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More partial products Recall that we can use a drawing of a rectangle to help us with calculating products. The rectangle is divided into regions and we determine “partial products” which are then added to find the total.

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More partial products Recall that we can use a drawing of a rectangle to help us with calculating products. The rectangle is divided into regions and we determine “partial products” which are then added to find the total. 3 7 Blue 3 × 5 = 15 Yellow 3 × 2 = 6 Total = 21 Example 1:

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More partial products Example 2: The total number of squares can be found from 54 × 23. One of the ways to calculate 54 × 23 is to divide the rectangle into 4 regions Orange: 50 x 20 = 1000 Yellow: 4 x 20 = 80 White: 50 x 3 = 150 Blue: 4 x 3 = 12 Total: 1242 So 54 × 23 = 1242

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More partial products Now we are going to extend this technique of partial products with decimal numbers. Draw a rectangle and label the sides with 2 and 4.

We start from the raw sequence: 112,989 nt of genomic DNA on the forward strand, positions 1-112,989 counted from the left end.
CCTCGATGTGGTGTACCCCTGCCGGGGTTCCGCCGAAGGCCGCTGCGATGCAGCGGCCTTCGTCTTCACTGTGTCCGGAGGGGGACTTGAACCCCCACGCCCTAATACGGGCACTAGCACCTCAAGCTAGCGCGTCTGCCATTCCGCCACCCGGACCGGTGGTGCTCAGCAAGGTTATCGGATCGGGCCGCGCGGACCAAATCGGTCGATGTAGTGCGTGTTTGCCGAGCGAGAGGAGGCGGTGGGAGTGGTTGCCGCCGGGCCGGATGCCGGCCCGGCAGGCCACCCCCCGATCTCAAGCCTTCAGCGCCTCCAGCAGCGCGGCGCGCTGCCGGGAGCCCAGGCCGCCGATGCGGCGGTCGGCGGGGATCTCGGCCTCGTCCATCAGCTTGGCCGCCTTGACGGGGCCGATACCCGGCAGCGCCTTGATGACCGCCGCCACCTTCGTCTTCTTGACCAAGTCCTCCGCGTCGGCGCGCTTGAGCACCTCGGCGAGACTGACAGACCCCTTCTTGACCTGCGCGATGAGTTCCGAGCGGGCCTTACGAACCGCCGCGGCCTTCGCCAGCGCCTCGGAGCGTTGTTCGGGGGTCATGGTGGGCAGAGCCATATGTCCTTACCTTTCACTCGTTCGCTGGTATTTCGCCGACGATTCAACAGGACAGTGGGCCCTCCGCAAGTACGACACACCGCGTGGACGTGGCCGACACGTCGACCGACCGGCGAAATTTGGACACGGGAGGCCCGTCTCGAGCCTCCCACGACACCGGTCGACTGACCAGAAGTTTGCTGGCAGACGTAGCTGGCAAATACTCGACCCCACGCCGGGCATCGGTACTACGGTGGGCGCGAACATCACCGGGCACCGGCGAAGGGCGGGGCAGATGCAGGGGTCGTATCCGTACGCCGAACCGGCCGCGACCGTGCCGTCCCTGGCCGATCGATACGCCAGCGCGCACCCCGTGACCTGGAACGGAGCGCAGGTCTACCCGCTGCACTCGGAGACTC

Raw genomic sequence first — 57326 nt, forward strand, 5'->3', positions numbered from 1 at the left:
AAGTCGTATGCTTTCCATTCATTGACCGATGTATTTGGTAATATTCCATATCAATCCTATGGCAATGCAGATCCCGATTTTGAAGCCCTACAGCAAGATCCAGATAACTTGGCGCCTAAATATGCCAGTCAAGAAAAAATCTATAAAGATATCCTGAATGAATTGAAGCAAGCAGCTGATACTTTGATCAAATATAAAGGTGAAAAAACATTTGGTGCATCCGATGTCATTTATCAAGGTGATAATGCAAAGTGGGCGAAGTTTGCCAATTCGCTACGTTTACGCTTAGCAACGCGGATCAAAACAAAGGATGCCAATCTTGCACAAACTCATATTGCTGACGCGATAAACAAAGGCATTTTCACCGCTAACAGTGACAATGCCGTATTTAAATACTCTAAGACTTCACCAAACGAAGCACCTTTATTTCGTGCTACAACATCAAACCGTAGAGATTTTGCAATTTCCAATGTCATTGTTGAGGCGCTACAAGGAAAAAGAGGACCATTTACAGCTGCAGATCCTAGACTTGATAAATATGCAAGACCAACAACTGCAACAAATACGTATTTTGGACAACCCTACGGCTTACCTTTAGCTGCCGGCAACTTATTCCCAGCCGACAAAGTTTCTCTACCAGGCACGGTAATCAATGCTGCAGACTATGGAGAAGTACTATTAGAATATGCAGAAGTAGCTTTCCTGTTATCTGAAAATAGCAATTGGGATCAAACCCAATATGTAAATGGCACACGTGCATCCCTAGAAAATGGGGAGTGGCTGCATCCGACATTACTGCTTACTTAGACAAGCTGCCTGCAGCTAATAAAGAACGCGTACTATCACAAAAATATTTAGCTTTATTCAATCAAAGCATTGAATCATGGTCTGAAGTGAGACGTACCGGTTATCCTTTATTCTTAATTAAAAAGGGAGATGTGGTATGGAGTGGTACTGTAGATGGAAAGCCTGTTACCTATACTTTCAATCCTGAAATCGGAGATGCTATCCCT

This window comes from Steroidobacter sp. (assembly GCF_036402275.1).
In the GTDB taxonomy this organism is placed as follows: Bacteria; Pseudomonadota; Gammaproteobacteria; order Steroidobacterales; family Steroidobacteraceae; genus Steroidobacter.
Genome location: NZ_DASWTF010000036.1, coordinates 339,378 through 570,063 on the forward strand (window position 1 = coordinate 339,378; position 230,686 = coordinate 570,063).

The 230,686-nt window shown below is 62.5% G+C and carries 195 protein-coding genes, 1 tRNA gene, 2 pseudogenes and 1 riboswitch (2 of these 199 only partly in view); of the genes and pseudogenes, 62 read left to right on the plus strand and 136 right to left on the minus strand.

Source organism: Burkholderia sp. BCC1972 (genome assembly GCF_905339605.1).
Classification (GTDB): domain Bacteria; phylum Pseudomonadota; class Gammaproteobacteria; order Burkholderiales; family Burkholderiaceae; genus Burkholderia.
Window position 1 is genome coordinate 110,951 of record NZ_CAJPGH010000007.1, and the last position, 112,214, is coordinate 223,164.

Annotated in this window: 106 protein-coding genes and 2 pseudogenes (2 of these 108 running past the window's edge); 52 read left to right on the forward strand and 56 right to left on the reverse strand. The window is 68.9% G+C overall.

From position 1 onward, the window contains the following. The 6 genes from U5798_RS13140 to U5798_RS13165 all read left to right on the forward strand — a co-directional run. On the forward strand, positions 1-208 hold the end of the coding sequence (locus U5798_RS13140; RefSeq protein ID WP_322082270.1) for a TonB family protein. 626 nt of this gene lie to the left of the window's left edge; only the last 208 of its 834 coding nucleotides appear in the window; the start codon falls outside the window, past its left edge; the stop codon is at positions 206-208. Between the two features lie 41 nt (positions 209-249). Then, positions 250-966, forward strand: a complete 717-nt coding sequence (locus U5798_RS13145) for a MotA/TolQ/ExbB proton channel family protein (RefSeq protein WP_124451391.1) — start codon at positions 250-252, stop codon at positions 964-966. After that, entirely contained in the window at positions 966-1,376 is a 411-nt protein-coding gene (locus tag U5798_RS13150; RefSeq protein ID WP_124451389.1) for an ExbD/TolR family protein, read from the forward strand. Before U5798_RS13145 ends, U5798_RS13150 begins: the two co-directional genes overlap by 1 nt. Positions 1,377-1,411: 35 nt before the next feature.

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More partial products Now we are going to extend this technique of partial products with decimal numbers. Draw a rectangle and label the sides with 2 and 4. We know 2 × 4 = 8 2 4

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More partial products Now we are going to extend this technique of partial products with decimal numbers. Draw a rectangle and label the sides with 2 and 4. We know 2 × 4 = 8 2 4 What if we need to find 2 × 4.7? Can we draw another small region on the right?

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More partial products Now we are going to extend this technique of partial products with decimal numbers. Draw a rectangle and label the sides with 2 and 4. We know 2 × 4 = 8 2 4 How wide will it be?

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More partial products Now we are going to extend this technique of partial products with decimal numbers. Draw a rectangle and label the sides with 2 and 4. We know 2 × 4 = 8 2 4 How wide will it be? (0.7) 0.7

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More partial products So, to find 2 × 4.7 we can use partial products: Pink: 2 × 4 = 8 Yellow: 2 × 0.7 = 1.4 2 4 0.7

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More partial products So, to find 2 × 4.7 we can use partial products: Pink: 2 × 4 = 8 Yellow: 2 × 0.7 = 1.4 2 4 0.7 So 2 × 4.7 = 9.4

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More partial products This is much easier to see if we use grid paper Pink: 2 × 4 = 8 Yellow: 2 × 0.7 = 1.4, So 2 × 4.7 = 9.4